Mech. Eng. Final Year Projects

Discussion in 'Joining Up - Royal Navy Recruiting' started by Ratcatcher, Apr 1, 2011.

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  1. I'm currently at the end of my second year at Uni and planning to join as a Marine Engineering Officer upon graduation of my course. I'm at UWE which is much more aeronautical then good old nautical so my suggested projects don't really interest me.

    Does anyone here know where I might be able to find some good maritime final year projects in relation to a B. Eng. Mech. Eng.?

    I'm not really bothered whether it will help my joining prospects or not, maritime engineering is my passion and I'd rather do a project I enjoy than not.

    Is it worth contacting my AFCO?
  2. As you have a passion for maritime engineering I would have thought that you could come up with your own idea.
  3. How about a silent Submarine propulsion system with no moving parts aka "Hunt for Red October" That will impress em.
  4. T-H


    It was only no moving parts in the film. In the book it had two sets of impellers mounted in each tunnel.

  5. The film was in colour, only the books cover was in colour. QED The film is true, other wise how could it be filmed.
  6. T-H


    The insides of the book were in colour too. Off-White and black if I remember correctly.

    Or are black and white not true colours?

    The mind boggles.
  7. Silent propulsion project does sound good?!? Although in the film it is a bit crap that the first US submarine to spot the Red October instantly picks ups a sound signature and can track it.

    Drakey - I do have a few ideas rattling around in my head, but just scoping for more.
  8. T-H


    Ratcatcher - read the book. Far more entertaining than the film, explains a lot more too.
  9. Yes and Im in it but under an alias.
  10. The alias enjoyed it too :sex:
  11. You can carry on my research if you wish. Look at alternative methodologies for calculating theoretical buckling pressures of ring stiffened conical shells and cylinders. Obviously ring stiffened shells are what submarine pressure hulls are constructed of. A non-linear finite element analysis (using anything but ANSYS) on various hull designs, examining the buckling pressures is additional work that needs to be done.
    For a final year project it's brilliant as it has a clear outcome. I managed to get a published paper from my final year project on the above topic. It will be much better than trying to create a conceptual design of an entire submarines propulsion system.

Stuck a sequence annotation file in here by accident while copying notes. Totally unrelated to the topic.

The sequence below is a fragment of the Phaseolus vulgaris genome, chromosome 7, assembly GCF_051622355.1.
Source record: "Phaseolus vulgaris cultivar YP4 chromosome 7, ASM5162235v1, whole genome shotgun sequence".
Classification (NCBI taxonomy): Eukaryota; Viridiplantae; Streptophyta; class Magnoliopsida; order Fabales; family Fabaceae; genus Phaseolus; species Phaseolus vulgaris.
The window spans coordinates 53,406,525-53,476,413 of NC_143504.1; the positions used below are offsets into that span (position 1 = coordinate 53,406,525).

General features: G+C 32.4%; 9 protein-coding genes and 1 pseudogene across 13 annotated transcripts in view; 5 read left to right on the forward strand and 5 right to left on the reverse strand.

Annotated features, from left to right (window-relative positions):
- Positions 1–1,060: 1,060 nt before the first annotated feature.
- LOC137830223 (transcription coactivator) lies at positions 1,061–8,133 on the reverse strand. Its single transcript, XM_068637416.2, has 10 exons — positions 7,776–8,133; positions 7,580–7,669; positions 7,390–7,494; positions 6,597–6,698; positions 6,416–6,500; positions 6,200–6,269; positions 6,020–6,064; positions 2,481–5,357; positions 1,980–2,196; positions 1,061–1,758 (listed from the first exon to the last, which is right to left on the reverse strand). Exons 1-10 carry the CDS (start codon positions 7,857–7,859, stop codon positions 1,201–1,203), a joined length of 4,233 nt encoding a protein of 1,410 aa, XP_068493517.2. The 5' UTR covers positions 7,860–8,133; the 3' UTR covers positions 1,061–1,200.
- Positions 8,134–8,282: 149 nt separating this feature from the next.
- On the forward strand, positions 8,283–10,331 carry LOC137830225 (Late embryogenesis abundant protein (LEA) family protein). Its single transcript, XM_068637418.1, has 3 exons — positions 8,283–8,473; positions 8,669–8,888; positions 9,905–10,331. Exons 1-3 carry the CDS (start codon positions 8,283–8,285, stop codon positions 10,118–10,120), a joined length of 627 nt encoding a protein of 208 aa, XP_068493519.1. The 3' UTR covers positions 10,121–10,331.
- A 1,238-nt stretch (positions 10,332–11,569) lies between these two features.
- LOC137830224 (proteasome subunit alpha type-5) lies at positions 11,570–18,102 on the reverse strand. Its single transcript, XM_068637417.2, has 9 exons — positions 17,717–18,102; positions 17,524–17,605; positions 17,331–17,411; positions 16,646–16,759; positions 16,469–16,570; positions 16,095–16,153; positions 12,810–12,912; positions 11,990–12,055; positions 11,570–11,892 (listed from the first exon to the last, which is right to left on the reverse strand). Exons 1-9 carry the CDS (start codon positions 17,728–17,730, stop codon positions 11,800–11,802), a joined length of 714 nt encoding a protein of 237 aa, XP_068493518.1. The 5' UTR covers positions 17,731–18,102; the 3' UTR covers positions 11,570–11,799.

However if you would enjoy doing that more, than give it a go.

    Feel free to email me if you want any additional info.
  12. Firstly, good for trying to go your own way, but for someone whose "passion" is maritime engineering you must have some ideas...
    Don't dismiss the projects suggested out of hand, as you know in engineering terms many of the problems will be similar in any field (FE modelling, thermodynamics, fluids) the staff will have thought about them, and will be able to support them. In many ways they will develop as you progress. Whilst it may sound exciting to design a super-submersible, you don't have much time and need a focussed objective in order to do well.

    Having said that if you are determined:
    Can you twist a current project: eg a structures, fluids or thermodynamic model can be applied in a different environment?
    Talk to the interesting lecturers? Look at their research (especially sponsoring companies).
    What style of project: practical (will depend on internal resources), modelling (pc based so more flexible), a review paper (very flexible if allowed) but harder to do A grade work unless you are genuinely a 1st class student.

    Options(for someone with a passion, you should be able to come up with many more):
    relative efficiency of wing sails over conventional
    Energy saving for maritime transport, kite systems/wing sails.
    Tidal energy in the Severn bore - (loads of options from modelling flows, to turbine design)
    Novel materials -
    Surface coatings for reduced wetting in high speed water craft.
    Composites for reduced radar signatures (note corrosion complications in maritime environment)

    If you want to be taken seriously you need to be seen to be using your own initiative!
  13. Thanks for all the info, got a while before I have to decide but already seem to have a lot to mull over

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